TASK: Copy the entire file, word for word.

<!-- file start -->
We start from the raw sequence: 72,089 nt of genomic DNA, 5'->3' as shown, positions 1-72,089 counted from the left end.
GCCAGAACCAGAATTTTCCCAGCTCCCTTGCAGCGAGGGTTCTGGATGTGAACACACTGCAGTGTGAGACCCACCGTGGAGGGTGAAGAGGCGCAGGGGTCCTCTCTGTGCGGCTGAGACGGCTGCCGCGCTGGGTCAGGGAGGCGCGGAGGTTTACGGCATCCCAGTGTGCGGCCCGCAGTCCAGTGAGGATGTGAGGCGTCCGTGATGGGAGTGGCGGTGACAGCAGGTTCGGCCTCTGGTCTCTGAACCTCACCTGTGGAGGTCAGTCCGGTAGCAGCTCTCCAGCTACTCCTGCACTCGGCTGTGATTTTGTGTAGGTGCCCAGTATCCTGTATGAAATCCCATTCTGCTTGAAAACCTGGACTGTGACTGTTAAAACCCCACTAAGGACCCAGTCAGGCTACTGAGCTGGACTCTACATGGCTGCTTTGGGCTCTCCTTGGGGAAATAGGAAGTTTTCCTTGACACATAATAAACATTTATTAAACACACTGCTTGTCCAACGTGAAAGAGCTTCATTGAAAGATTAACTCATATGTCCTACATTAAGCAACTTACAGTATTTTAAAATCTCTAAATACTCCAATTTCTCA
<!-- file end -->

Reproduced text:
We start from the raw sequence: 72,089 nt of genomic DNA, 5'->3' as shown, positions 1-72,089 counted from the left end.
GCCAGAACCAGAATTTTCCCAGCTCCCTTGCAGCGAGGGTTCTGGATGTGAACACACTGCAGTGTGAGACCCACCGTGGAGGGTGAAGAGGCGCAGGGGTCCTCTCTGTGCGGCTGAGACGGCTGCCGCGCTGGGTCAGGGAGGCGCGGAGGTTTACGGCATCCCAGTGTGCGGCCCGCAGTCCAGTGAGGATGTGAGGCGTCCGTGATGGGAGTGGCGGTGACAGCAGGTTCGGCCTCTGGTCTCTGAACCTCACCTGTGGAGGTCAGTCCGGTAGCAGCTCTCCAGCTACTCCTGCACTCGGCTGTGATTTTGTGTAGGTGCCCAGTATCCTGTATGAAATCCCATTCTGCTTGAAAACCTGGACTGTGACTGTTAAAACCCCACTAAGGACCCAGTCAGGCTACTGAGCTGGACTCTACATGGCTGCTTTGGGCTCTCCTTGGGGAAATAGGAAGTTTTCCTTGACACATAATAAACATTTATTAAACACACTGCTTGTCCAACGTGAAAGAGCTTCATTGAAAGATTAACTCATATGTCCTACATTAAGCAACTTACAGTATTTTAAAATCTCTAAATACTCCAATTTCTCA